The effect this standard would have on Harvard properties is a case in point. Herbert Alfredson, a property manager with Hunneman Realty Company who takes charge of administrating Harvard-owned apartments, said this week, "The return Harvard would need on its properties is much less than 10 to 15 per cent. I would expect that a five per cent increase would be a reasonable adjustment to apply for on the basis of the nineteen dollar property tax increase." Hunneman manages approximately 2000 units of housing for Harvard. Although Alfredson has not yet applied for any adjustments on Harvard properties that come under rent control, he expects that he may do so for individual properties. However, the increases he would apply for would not be on the 10 to 15 per cent basis: they would be around five per cent. Clearly Cronin's standard is much too high.
Although rent control has not yet served to bring any large measure of rent relief to tenants it has at leastfunctioned to bring out the effects of different political techniques in the city. The administration of the law by Corcoran and Cronin is another example of one of the main techniques of city government: delay.
Landlord opposition to the law centered on the constitutionality suit up until Monday, and occasional statements at City Council meetings by Carl F. Barron, chairman of the Cambridge Property Owners' Association. However, as tenant politicking has grown more confrontation-oriented, spearheaded by the Cambridge Tenants' Organizing Committee, so has the tone of landlord lobbying. Thursday night William H. Walsh, speaking for the newly formed Cambridge Taxpayers' Association, threatened a taxpayer strike unless Cronin's guidelines are adhered to. Although the theories are completely opposed, the landlord threat begins to sound like tenant action earlier this year in which tenants spontaneously rolled back their rents despite Cronin's order to the contrary.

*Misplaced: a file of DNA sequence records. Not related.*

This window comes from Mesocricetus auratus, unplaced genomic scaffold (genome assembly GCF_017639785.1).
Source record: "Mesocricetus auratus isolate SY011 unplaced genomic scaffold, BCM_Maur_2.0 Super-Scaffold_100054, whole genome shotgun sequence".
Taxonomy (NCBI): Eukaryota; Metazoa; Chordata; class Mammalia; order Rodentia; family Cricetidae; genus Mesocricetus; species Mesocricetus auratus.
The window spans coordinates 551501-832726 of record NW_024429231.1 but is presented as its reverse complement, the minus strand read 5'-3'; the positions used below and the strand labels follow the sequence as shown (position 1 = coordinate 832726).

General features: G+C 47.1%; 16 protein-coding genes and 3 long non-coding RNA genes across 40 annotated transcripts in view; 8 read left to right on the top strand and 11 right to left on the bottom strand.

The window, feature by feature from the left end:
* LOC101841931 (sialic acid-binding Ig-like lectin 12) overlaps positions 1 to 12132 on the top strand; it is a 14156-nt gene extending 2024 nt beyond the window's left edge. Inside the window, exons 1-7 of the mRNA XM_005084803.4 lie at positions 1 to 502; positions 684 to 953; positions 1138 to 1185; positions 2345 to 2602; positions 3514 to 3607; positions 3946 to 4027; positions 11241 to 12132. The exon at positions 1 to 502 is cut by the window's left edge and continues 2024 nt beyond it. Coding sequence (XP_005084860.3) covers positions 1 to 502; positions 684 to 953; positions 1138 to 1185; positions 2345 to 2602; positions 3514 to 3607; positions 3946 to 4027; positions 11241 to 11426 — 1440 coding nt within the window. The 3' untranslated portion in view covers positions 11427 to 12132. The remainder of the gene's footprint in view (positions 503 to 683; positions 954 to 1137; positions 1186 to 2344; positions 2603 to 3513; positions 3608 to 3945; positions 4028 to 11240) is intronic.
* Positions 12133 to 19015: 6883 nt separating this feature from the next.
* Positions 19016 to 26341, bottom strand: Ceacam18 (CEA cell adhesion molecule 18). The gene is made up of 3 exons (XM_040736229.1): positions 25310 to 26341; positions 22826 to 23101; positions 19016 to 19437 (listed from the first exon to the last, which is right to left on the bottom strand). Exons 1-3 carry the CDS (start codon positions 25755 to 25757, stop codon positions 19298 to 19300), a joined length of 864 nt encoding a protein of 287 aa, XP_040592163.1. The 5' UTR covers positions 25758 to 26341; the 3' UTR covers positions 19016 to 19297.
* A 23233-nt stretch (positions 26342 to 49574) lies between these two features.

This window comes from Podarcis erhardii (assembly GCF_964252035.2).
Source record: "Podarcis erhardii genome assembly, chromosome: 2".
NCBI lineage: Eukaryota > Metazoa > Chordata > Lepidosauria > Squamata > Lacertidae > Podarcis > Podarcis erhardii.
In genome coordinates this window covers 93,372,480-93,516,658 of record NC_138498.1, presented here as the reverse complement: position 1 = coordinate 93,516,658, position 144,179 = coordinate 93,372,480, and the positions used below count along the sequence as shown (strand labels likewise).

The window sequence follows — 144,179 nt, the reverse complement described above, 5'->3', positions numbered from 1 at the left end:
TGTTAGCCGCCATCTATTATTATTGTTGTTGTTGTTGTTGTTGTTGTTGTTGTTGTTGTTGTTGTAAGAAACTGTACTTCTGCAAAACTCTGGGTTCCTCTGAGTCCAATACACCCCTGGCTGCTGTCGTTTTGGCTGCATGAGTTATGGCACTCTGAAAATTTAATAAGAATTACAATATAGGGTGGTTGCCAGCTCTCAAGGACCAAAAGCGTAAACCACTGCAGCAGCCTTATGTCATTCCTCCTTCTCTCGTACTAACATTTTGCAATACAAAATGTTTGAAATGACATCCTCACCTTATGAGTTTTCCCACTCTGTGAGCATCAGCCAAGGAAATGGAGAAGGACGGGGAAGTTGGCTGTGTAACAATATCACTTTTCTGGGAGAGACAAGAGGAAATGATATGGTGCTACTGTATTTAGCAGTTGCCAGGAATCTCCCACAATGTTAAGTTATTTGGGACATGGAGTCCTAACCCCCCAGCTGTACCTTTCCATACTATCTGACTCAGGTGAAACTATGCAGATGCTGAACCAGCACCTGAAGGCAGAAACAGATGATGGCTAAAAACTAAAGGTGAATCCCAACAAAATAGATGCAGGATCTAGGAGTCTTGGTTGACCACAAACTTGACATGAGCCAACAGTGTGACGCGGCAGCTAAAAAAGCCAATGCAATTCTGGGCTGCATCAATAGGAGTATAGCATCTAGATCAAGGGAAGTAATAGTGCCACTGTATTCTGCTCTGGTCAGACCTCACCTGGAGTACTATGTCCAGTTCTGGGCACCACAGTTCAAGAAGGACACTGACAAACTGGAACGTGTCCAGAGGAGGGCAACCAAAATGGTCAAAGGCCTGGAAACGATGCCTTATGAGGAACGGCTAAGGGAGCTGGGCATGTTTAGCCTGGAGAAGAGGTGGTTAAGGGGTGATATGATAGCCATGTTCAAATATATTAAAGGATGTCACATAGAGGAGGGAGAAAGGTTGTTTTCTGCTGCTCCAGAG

The effects will probably be quite different, however. Tenants risked eviction proceedings in their action Y something the landlord will not face.
It is also becoming increasingly clear as to which tenants the city is willing to listen to and which they are not. The Cambridge Tenants' Organizing Committee has organized 500 tenants throughout the city, yet at each successive Council meeting they are given less time to speak. After Monday's meeting. Mayor Alfred Vellucci said in obvious anger, "Who do these guys think they are that they think they can talk to me that way? They're not going to come in here and expect to be able to yell at me." And indeed they were unable to the next time. At Thursday's open meeting the CTOC was allotted ten minutes of time and were strictly cut off at the end of that period.
Vellucci is more willing, however, to listen to clean-cut tenant attorney Philip Shaw. At Monday's meeting Vellucci designated Shaw as his official spokesman to go and question Cronin about the fair net income standard. Although Cronin did not speak with him. Shaw was able to question him for an hour and a half at Thursday night's open meeting. Shaw managed to function as a spokesman for tenant interests while still being able to maintain the support of Vellucci and the City Councillors. He has done his research well, he appears before the Council in a suit and tie, and he can talk legal language as adeptly as Philip Cronin.
The lesson to be learned from this is one we know too well already. Bureaucracy and confrontation polities don't mix. The City is essentially Nixon-style political oppression on a smaller scale, and no one knows if rent control will ever bring relief to tenants or simply continue as a political ball to bat around.